3rd Annual Philomathia Symposium: 'Body Politics'

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Cripps Court, Magdalene College

1-3 Chesterton Road

Cambridge

CB4 3AD

United Kingdom

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3rd Annual Philomathia Symposium

Body Politics: the dilemmas of regulating new technologies




From Professor Martin Daunton, Director:

'The Philomathia Social Sciences Research Programme is committed to bringing together sciences and the social sciences in order to inform policy debate. This year’s Symposium follows the successful event in 2015 when we asked ‘What sort of world will we leave our grandchildren?’ This year we turn to ‘Body Politics’.

Society is facing major challenges as advances in bio-medical technologies pose fundamental philosophical, ethical, legal and political questions. Who directs investment in the search for new technologies, and who has ownership and control of them? How are they regulated, and how are decisions about their use formulated? This Symposium brings together social scientists with scientists in order to engage with major issues of policy. Should the law allow patenting of DNA or not? What are the implications of intervention to rectify ‘errors’ in DNA? What are the implications of a shift to individualised treatment based on analysis of the patient’s DNA? These questions intersect with intervention in reproduction, both to assist infertile couples to have children, and to deal with genetic disease. What are the limits of intervention, and who should make the decisions? And how should the shortage of organs for transplant be overcome? Should there be a presumption that organs are donated unless an individual opts out? How should surgeons balance the risk of using suboptimal organs against the risk of death?

The Symposium will address three themes – the law of DNA patents, family planning, and sub-optimal organ transplants – and conclude with a policy roundtable and a plenary lecture. The University of Cambridge has been at the forefront of development in bio-medical science in all of these areas, and this Symposium aims to enter into dialogue with social scientists and to reflect on the implications for policy'.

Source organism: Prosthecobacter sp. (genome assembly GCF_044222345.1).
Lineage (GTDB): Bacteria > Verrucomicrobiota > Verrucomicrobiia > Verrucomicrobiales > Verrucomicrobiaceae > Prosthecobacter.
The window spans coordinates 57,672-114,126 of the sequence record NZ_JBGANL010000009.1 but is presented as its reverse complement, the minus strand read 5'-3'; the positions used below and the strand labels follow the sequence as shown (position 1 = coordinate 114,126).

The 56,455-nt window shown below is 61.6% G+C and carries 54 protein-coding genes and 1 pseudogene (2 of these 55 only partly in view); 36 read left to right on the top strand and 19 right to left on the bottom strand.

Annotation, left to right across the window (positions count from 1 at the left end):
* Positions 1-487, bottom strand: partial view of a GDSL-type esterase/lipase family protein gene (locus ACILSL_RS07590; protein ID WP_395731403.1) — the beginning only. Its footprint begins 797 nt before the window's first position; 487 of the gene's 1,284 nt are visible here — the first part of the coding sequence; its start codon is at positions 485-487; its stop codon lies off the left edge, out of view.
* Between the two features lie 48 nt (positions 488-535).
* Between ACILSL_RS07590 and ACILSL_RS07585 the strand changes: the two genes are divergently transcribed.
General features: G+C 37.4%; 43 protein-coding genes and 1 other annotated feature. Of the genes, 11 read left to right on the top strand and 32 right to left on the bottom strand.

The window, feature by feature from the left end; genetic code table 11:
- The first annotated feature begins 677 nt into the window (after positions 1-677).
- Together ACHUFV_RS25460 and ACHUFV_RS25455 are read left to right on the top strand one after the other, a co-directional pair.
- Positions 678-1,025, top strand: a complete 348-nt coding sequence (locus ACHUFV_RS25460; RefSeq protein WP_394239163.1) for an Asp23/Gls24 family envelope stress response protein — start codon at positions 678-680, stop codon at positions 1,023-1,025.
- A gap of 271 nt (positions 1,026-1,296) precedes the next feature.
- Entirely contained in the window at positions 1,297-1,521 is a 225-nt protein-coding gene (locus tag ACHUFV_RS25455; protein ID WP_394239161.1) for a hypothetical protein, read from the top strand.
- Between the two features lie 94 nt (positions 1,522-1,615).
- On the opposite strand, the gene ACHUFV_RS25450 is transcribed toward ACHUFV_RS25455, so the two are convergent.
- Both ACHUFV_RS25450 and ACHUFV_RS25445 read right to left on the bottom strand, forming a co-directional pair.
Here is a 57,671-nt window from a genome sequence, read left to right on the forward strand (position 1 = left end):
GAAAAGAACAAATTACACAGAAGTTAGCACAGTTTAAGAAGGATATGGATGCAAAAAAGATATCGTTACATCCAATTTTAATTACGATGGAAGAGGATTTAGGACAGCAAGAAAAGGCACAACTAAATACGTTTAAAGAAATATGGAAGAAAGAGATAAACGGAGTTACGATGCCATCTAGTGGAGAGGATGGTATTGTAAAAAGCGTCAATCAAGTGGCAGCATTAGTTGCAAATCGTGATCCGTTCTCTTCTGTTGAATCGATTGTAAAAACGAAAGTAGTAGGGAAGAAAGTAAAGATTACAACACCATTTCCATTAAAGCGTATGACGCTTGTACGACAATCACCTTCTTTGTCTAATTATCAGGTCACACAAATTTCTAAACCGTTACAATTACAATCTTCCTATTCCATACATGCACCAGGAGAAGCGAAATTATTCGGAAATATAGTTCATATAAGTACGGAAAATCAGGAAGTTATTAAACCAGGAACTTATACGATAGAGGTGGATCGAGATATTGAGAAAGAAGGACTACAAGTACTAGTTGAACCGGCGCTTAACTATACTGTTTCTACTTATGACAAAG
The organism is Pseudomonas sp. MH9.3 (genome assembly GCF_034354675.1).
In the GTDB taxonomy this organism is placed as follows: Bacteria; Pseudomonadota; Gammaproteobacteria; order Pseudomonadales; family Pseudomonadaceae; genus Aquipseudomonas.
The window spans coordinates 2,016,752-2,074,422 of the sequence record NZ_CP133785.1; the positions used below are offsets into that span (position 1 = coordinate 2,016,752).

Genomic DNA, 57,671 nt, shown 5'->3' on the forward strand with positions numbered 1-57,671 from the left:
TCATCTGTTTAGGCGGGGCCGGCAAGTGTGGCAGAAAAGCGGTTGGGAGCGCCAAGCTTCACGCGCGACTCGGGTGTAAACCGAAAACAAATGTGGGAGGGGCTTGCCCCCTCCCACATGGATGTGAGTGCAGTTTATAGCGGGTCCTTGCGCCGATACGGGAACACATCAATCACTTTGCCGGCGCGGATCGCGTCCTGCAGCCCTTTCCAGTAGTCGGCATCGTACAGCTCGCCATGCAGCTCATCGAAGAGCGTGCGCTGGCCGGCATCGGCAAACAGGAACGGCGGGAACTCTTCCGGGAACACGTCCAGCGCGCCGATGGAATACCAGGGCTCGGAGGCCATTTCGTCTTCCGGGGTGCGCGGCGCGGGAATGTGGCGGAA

9.00 - Registration

9.30 – 9.45

Welcome – Professor Martin Daunton

9.45 – 11.15

Should we change EU law to disallow DNA patents?

Three speakers followed by panel discussion

11.15 – 11:30 - Tea

11.30 – 13.00

Reproduction in an era of bio-tech revolution

Three speakers followed by panel discussion

13.00 – 14.00 - Lunch

14.00 – 15.30

The regulation of transplanting sub-optimal organs

Three speakers followed by panel discussion

15.30 – 15.45 - Tea

15.45 – 17.00

Policy Roundtable

17.30 – 19.00

Keynote lecture: Professor Sheila Jasanoff

19.00 - 19.30 - Drinks reception



Confirmed contributors include: Sir Roy Calne (Emeritus Professor of Surgery, Cambridge), Professor Michael Parker (Director, Ethox), Professor Sarah Franklin (Department of Sociology, Cambridge), Sally Cheshire (Chair, Human Fertilisation and Embryology Authority), Sarah Norcross (Director, Progress Educational Trust), George Freeman MP (Chair of the Prime Minister's Policy Board), Professor Timo Minssen (University of Copehagen), Professor Mateo Aboy (Oregon Institute of Technology), Dr John Bradley (Department of Surgery, Cambridge), Mr Kourosh Saeb-Parsy (Department of Surgery, Cambridge) and Dr Matthew Dyson (Faculty of Law, Oxford)



Please register even if you're only able to attend part of the day.





Date and Time

Location

Cripps Court, Magdalene College

1-3 Chesterton Road

Cambridge

CB4 3AD

United Kingdom

View Map

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